Archive for the Lincoln’s Birthday Category

Secession Talk on Lincoln’s Birthday

Posted in CULTURE & POLITICS, Lincoln's Birthday with tags , , , , , on February 12, 2017 by travsd


Today is the birthday of President Abraham Lincoln.

How sad Lincoln would be to know that 152 years after his death, the country would still be divided, and for reasons not too different from those of his own time. The dynamic is different now of course. Today we find ourselves in a situation not unlike what might have occurred if the Confederacy had won the Civil War, or if, through some electoral fluke, some Southern fire-eater had become President of the United States. So extreme are Trump’s views, plans, and (so-called) policies that millions of Americans, in fact a majority of them, are incensed at the direction the country is taking. And (for the most part, half-jokingly) once again many people talk about secession. For, as in the past, superficially at least, the nation’s political divisions appear to concentrate along sectional lines, with the largest dissatisfaction with Trump occurring on the West and Northeast coasts.

This isn’t the first Northeast secession movement, by the way. New England Federalists were very strong for secession, culminating in the party’s Hartford Convention in 1814. They wanted to end the War of 1812, they were against trade embargoes, they were unhappy with the addition of Western territories through their opponent Jefferson’s Louisiana Purchase, and they wanted to repeal the 3/5 representation clause in the Constitution, which they felt gave undue political weight to the South. Moderates carried the day, of course, else today we’d be talking about a very different Civil War. At any rate, now folks in the Blue States are hopping mad. All by itself, for example, California has a GDP equivalent to that of France, and yet it finds itself bowing to the political will and inclinations of Mississippi.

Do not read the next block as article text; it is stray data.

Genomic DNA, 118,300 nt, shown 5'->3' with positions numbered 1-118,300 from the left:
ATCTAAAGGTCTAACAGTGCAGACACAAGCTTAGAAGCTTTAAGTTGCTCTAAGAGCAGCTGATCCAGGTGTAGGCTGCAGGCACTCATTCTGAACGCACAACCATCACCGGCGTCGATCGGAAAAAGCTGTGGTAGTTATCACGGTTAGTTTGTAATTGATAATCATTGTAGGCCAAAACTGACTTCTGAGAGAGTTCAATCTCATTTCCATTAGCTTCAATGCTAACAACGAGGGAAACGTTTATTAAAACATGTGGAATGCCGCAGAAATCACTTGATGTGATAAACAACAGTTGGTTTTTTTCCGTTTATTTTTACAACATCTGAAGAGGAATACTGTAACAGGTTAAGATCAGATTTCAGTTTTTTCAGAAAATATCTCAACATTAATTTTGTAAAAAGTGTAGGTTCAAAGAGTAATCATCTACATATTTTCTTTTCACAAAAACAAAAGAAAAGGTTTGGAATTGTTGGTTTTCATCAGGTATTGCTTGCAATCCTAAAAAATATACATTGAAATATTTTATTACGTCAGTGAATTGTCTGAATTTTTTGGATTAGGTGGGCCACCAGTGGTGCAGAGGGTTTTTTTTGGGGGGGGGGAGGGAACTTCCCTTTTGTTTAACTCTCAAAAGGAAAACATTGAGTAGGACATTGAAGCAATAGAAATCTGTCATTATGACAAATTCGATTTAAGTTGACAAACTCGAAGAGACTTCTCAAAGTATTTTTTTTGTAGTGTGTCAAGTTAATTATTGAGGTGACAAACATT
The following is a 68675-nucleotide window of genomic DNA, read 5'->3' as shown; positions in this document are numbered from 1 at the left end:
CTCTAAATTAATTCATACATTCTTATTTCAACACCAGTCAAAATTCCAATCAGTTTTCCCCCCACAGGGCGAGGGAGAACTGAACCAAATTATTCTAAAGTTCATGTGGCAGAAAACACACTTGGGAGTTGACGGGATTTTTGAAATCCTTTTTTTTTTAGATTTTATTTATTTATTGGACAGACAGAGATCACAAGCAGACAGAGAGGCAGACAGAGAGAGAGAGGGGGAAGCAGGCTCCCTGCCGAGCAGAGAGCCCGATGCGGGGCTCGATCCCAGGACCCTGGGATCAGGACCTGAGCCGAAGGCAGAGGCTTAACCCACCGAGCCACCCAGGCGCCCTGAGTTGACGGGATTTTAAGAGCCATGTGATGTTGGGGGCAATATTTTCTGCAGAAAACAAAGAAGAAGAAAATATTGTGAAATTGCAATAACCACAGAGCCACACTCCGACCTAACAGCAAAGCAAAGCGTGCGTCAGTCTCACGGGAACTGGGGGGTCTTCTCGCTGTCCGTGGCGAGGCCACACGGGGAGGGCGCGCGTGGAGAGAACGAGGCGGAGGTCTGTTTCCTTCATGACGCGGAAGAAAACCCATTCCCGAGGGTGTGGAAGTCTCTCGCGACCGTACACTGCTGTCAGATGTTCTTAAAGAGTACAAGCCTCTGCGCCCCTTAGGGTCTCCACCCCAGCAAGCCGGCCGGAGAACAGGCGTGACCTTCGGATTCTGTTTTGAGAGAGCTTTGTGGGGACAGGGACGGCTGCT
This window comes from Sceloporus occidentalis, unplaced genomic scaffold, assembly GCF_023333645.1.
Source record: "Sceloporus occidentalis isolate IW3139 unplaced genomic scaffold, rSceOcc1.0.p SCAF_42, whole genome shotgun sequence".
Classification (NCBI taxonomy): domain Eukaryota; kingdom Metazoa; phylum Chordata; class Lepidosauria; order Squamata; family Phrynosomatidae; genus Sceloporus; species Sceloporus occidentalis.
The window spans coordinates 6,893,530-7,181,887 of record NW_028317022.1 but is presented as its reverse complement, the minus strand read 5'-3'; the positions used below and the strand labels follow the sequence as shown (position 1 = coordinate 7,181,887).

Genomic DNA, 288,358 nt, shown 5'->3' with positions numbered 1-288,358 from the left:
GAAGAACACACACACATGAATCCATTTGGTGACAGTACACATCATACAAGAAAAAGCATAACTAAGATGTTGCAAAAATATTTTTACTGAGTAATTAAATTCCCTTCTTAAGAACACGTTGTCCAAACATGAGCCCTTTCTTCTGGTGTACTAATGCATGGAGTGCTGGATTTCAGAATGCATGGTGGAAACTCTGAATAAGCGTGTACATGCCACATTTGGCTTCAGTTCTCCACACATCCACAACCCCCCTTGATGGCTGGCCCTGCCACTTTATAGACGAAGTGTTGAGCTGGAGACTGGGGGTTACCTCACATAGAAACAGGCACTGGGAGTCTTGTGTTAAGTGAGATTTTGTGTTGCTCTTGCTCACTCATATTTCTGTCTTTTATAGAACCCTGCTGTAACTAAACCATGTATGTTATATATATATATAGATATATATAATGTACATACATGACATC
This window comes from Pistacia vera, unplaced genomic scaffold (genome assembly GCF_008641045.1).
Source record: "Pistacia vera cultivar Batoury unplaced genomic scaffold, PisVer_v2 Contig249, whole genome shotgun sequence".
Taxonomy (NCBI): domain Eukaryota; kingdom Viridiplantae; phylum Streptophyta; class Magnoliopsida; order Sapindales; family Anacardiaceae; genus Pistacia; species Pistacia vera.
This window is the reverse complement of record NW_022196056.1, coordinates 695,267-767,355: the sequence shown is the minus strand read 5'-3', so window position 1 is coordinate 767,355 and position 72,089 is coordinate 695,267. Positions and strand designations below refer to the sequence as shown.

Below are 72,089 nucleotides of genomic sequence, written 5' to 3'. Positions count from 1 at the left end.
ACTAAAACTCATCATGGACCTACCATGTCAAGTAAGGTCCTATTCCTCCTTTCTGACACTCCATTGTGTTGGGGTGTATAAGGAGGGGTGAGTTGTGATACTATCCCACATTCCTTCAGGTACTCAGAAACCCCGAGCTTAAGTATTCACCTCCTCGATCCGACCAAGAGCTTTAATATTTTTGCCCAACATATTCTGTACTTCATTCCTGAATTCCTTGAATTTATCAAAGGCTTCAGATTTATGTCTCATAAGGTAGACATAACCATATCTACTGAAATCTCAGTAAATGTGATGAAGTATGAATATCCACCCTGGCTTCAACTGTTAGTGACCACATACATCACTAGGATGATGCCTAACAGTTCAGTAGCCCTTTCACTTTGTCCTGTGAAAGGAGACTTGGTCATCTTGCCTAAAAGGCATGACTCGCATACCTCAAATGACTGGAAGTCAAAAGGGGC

And so we have proposals such as the Calexit, and a similar one in the Pacific Northwest, and my personal favorite, a New England Independence Campaign (I might improve upon that proposal just a tad by including Eastern New York, including NYC, Long Island and parts of the Hudson River valley. New York was part of the short-lived Dominion of New England during the years 1686 to 1689.). Then there’s the most all-encompassing plan, which would include all of those regions and attach them to Canada, thusly: